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Obama: US has turned corner in Afghanistan

  • ASSOCIATED PRESS
    President Barack Obama speaks to soldiers from the 10th Mountain Division, many of whom have just returned from Afghanistan, Thursday in Fort Drum, N.Y.
  • many of whom have just returned from Afghanistan
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FORT DRUM, N.Y. >> President Barack Obama on Thursday told American troops who’ve fought in Afghanistan that the U.S. has turned a corner after nearly 10 years of war, and it’s time for their comrades still in that country to start coming home.

Speaking to soldiers at Fort Drum in upstate New York, the president defended drawdown plans designed to have 33,000 troops back home by next summer.

"We’re not doing it precipitously," Obama said. "We’re going to do it in a steady way to make sure that the gains that all of you helped to bring about are going to be sustained."

The president’s comments addressed some of the criticism of the drawdown plans he announced Wednesday night in a televised address to the nation. Liberal Democrats and some Republicans said the withdrawal was too slow, while other Republicans contended it was faster than what is required to ensure a level of stability in Afghanistan.

But Obama said the time was right to begin winding down the war on his schedule, thanks to the conditions the soldiers at Fort Drum helped bring about. Fort Drum is home to the 10th Mountain Division light infantry unit that has been one of the most frequently deployed to Afghanistan.

"Because of you we’re now taking the fight to the Taliban instead of the Taliban bringing the fight to us," the president said. "Because of you, there are signs that the Taliban may be interested in figuring out a political settlement."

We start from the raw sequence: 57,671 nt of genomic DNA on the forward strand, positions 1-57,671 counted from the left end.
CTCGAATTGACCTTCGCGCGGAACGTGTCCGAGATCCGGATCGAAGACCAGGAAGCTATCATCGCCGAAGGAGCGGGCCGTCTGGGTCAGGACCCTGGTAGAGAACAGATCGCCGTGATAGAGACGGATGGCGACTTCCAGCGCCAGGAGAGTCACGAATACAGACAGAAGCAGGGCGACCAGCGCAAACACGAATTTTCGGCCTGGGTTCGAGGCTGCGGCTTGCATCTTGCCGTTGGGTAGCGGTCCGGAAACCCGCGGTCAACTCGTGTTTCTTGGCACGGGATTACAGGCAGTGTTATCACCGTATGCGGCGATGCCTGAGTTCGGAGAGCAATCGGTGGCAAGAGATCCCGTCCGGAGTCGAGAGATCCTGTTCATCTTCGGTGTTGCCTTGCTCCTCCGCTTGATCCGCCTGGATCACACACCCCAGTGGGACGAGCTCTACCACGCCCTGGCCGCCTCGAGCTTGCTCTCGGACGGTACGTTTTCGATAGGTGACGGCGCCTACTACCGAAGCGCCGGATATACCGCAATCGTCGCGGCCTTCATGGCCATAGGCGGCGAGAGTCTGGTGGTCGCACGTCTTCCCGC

Despite the progress, the president said the job isn’t finished and "There’s still some fighting to be done." The withdrawal of the 33,000 troops Obama surged into Afghanistan in 2009 will leave about 70,000 still there. Obama hopes to mostly complete the transition to Afghan control in 2014.

 

 

Obama’s remarks came as Secretary of State Hillary Rodham Clinton tacitly acknowledged the military had wanted more troops to remain for a longer period of time. And she said the keys to finally ending the conflict will be political negotiations with the Taliban leadership and managing a highly contentious relationship with Pakistan.

Clinton told the Senate Foreign Relations Committee that prospects for successful peace talks with the Taliban are unclear. She said the U.S. was involved in "very preliminary" contacts with the Taliban, which she said has only recently shown signs that it may be ready to talk about a political settlement.

Navy Adm. Mike Mullen, chairman of the Joint Chiefs of Staff, told the House Armed Services Committee that he supports the plan, although he had recommended a less aggressive drawdown schedule.

Obama’s approach adds risk to the military mission, Mullen said. But he added, "It’s manageable risk."

Obama spoke to about 250 members of the 10th Mountain Division in a dining hall on the base.

Following his brief remarks, Obama stopped to talk one-on-one with the soldiers. He told them to be "at ease" while he took his time working the room, but those orders from the commander in chief did little to spark any chatter among the troops.

The president then headed into private meetings with military families.

Army officials said 10,200 soldiers from Fort Drum are currently in Afghanistan. The memorial page on the post’s website lists the names of more than 120 division soldiers who’ve died in Afghanistan since 2002.

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